“1902 Ice Storm”
Carroll County Times article for 5 March 2000
By Jay A. Graybeal

As many local residents well know, Carroll County is frequently visited by severe ice storms. The March 1, 1902 issue of the Westminster Democratic Advocate newspaper briefly described one of the worst storms of the last century:

“On Friday of last week about two inches of hail fell and this was succeeded by a steady rain, which froze as it fell, covering everything with ice.  The ice accumulated so heavily on wires, particularly on telephone lines, that heavy poles snapped off like pipe stems, and limbs five and six inches in diameter were broken from trees.  The wreck of the system in this city of the Western Maryland Telephone Company was nearly complete. Two-thirds of the poles were down, cross-arms broken off and wires snapped and tangled all over the city, particularly from the railroad east.  The Chesapeake and Potomac line suffered severely also, but nothing to compare with the home company, as its lines were few in comparison.  The wreckage closed the alleys, and access to stables was blocked for full twenty-four hours.  The electric light company suffered some damage and for three nights the city was without street lamps.   Little inconvenience was suffered from this, however, as the white mantle of snow and ice and a full moon made it light enough.  Families dependent upon electric lights had to go back to coal oil lamps and tallow dips, and these had to be used at the Westminster Hotel also.


The work of clearing up the debris was begun at once. Telephone workmen continued the work all day Sunday, and the Chesapeake and Potomac Company opened its line to Baltimore by Tuesday.  The latter company will have its lines in this city in good order this week, but it may be two weeks before Western Maryland Telephone Company has its connections restored.


The storm of the snow, hail and rain, forming sleet was general from Washington D.C., north in the Atlantic States. Telegraph and telephonic communication was interrupted, and only a few lines were in operation.   From Boston and New York messages were sent to Chicago, thence South and thence to Washington and Baltimore.  In the latter city much damage was done telephone, telegraph and electric lines, and some cars were laid up.  In some sections of the streets were flooded and in many cellars.  Several horses were killed by falling electric wires.  In Wilmington, Delaware, four men were killed by electric wires and some horses.  At Chester, Pa., great destruction was wrought to all telephone and electric wires.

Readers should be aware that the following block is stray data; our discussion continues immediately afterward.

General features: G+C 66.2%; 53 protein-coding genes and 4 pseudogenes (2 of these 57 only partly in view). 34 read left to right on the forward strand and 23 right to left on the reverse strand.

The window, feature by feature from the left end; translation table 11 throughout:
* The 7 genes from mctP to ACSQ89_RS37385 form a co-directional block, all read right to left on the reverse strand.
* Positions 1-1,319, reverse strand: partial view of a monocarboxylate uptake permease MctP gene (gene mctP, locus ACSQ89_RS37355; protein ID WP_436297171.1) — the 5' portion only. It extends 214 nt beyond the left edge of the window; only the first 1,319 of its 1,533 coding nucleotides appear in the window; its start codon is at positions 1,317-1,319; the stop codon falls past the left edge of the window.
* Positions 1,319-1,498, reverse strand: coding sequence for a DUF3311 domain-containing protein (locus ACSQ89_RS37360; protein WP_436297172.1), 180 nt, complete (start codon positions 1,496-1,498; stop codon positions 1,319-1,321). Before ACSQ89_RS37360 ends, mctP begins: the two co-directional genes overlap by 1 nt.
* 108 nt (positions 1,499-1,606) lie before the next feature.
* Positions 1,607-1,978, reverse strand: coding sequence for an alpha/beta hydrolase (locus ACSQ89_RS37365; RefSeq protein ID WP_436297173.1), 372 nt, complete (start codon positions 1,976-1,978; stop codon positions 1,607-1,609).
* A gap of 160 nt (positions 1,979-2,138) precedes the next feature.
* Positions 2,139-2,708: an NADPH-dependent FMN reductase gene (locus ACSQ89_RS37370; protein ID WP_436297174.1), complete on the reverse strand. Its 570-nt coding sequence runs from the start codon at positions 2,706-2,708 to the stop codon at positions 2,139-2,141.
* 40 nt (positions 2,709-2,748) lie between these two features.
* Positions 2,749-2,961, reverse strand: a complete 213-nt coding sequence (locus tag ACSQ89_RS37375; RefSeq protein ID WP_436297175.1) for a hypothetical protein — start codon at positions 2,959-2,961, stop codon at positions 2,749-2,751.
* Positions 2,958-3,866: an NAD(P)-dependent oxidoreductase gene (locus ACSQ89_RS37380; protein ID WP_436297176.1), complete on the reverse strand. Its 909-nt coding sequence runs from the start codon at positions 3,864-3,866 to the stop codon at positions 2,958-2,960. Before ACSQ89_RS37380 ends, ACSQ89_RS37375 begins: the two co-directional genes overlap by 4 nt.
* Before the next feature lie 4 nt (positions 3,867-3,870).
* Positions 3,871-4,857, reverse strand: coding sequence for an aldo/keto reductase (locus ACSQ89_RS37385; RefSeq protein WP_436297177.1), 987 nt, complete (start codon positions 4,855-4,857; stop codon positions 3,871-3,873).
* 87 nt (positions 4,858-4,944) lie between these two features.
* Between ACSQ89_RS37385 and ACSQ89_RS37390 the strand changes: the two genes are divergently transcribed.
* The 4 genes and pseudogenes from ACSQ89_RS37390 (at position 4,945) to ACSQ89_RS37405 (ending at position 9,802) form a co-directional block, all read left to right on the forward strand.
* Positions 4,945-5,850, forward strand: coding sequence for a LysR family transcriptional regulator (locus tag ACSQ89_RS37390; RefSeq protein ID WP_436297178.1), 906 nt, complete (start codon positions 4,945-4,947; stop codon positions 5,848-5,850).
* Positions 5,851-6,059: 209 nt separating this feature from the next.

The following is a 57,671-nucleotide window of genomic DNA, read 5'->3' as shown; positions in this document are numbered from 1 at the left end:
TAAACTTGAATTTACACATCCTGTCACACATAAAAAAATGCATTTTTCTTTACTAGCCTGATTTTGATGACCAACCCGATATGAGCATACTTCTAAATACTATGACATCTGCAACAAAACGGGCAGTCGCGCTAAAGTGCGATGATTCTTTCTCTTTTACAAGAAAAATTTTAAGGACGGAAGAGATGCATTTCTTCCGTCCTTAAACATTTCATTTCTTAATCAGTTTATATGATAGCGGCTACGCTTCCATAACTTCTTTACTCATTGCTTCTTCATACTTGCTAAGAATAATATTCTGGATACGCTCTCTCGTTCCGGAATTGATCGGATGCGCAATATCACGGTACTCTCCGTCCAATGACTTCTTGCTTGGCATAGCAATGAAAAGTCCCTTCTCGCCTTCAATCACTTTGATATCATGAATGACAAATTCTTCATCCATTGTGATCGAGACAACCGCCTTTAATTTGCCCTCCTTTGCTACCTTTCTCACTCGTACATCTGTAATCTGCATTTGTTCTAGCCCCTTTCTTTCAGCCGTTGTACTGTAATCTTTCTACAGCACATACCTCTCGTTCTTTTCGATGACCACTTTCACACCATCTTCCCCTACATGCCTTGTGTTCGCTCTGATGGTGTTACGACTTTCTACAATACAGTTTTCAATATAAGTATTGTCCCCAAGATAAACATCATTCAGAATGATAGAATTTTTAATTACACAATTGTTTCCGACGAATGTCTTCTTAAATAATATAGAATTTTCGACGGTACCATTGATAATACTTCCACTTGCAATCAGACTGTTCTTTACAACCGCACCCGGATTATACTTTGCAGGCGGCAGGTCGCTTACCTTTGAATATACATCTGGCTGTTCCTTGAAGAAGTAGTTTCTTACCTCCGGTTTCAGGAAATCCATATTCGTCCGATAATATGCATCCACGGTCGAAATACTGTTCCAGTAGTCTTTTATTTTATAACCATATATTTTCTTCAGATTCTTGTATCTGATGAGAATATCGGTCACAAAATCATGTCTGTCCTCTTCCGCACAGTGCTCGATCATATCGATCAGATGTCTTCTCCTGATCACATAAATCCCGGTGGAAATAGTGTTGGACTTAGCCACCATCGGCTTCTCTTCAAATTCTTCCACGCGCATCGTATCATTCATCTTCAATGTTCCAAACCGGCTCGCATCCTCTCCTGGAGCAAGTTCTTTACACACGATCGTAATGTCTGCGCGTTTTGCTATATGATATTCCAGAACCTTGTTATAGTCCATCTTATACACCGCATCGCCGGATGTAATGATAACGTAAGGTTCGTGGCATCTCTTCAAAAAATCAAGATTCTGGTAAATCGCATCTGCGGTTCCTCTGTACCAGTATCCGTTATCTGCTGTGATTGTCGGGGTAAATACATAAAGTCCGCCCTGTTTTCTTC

A dispatch from New York, Saturday night, the 23d, says: – ‘After 24 hours of snow, sleet and rain and a night of high winds, New York had all of today the worst heather conditions it has faced all winter.


Telegraph and telephone wires were down in all directions. Train service in and out of the city is delayed and irregular and suburban trolley service throughout the adjacent portions of New Jersey and Long Island is practically at a standstill. A cold rain turned the snow to semi-frozen slush, impeding traffic and flooding low-lying streets.


The high wind continued to play havoc with ice-coated trees and wires.  Miles of electric light, telephone and telegraph wires are down, making a heavy task for the army of linemen who are attempting to restore the systems.


The telegraph companies have restored limited communication with the rest of the country, except directly south of New York, which is still isolated.  The heaviest damage resulted between this city and Philadelphia.  Telegraph poles were carried down by the immense weight of the sleet-burdened wires. This caused a delay of from one to five hours in the passenger train service of the Pennsylvania lines between this city and Baltimore.


The main trouble as reported by passengers from the South was in the district between Chester, Pa., and Trenton, N.J. At Chester the entire telephone, telegraph and electric light system was a wreck, the town was in darkness and trains on the Philadelphia, Wilmington and Baltimore division were run without the aid of the telegraph, necessitating slow progress.


The worst of the wreck among the wires was between Bristol and Trenton, N.J.  In the 11 miles between those two places more than 100 telegraph poles were broke.  There were reports of burned trolley cars in different sections.   The weight of the ice on the wires caused them to break, and the loose ends encountering cars, set them on fire.


The greatest damage was sustained in Brooklyn, where scores of horses were killed by the contact with live wires, which were everywhere prostrated.  In Prospect Park and in many of the avenues hundreds of trees were denuded of ice-laden branches.'”

The article also contained unusual features. It appeared on the front page, the usual location for advertising, a literary piece and poetry.  More unusual was the inclusion of five photographic images of the storm damage in Westminster taken by J. D. Mitchell. The images were amongst the first ever to appear in a local newspaper and subsequent issues of the Advocate only contained familiar woodcuts for many months. 
Photo caption: Originally captioned Main Street, near Court, looking East, this image showed ice storm damage in 1902. Historical Society of Carroll County. J. Leland Jordan Collection, gift of the Commissioners of Carroll County, 1954.